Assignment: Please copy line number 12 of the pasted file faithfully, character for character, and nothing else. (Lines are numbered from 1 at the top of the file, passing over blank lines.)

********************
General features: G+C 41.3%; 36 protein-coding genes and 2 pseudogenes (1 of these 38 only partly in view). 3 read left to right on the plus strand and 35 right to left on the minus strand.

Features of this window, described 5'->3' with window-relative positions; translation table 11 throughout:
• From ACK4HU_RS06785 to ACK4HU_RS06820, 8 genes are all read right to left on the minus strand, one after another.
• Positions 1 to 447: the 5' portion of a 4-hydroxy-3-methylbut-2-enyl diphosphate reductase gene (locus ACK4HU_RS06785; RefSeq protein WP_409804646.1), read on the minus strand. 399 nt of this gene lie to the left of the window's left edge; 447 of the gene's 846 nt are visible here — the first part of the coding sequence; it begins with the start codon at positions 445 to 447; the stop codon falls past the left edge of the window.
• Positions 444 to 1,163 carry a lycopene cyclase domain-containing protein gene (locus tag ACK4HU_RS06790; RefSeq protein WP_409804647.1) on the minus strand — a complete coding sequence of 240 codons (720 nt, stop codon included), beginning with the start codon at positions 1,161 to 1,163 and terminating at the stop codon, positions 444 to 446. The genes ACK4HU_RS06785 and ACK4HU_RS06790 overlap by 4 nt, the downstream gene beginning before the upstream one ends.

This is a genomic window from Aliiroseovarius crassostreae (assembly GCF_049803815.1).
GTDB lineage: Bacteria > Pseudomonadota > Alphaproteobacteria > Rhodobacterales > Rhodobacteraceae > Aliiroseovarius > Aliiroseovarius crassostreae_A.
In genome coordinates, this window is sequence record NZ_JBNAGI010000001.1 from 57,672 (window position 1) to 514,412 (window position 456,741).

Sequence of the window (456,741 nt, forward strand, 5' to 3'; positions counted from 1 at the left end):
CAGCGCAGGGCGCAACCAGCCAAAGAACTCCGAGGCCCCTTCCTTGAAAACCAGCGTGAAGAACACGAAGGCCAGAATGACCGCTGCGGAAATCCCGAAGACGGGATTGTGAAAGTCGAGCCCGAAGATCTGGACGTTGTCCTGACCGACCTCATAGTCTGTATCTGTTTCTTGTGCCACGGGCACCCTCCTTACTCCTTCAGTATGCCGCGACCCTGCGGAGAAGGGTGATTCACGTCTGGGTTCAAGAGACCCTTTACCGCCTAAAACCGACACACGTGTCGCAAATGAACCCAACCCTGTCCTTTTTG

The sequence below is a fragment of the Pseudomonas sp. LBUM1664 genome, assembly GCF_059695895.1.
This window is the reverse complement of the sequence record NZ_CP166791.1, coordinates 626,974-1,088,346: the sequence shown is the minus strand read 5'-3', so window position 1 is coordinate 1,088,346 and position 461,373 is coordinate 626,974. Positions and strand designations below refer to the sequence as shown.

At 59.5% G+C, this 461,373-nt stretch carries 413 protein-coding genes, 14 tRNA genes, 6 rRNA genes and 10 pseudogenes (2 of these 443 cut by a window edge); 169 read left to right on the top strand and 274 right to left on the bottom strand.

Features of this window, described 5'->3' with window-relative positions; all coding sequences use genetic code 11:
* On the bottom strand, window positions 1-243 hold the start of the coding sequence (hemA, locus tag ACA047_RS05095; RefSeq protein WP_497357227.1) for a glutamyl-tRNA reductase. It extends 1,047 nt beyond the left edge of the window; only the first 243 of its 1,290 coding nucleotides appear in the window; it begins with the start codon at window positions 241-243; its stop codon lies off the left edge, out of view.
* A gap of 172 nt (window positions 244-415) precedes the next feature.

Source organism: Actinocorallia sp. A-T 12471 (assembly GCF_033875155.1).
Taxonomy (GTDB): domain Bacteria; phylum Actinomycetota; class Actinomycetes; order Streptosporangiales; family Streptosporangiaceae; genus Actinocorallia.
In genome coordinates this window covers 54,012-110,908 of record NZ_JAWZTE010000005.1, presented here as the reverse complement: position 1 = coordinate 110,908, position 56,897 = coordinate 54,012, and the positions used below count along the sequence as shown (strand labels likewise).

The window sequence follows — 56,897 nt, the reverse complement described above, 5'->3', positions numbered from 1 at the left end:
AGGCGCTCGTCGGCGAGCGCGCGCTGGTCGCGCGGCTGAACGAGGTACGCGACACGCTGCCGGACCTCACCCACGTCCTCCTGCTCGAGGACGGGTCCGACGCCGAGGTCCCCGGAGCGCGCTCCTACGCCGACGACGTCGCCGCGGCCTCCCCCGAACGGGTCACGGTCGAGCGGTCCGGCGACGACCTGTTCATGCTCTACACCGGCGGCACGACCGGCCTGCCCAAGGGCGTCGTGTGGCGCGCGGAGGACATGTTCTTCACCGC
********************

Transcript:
This window is the reverse complement of the sequence record NZ_CP166791.1, coordinates 626,974-1,088,346: the sequence shown is the minus strand read 5'-3', so window position 1 is coordinate 1,088,346 and position 461,373 is coordinate 626,974. Positions and strand designations below refer to the sequence as shown.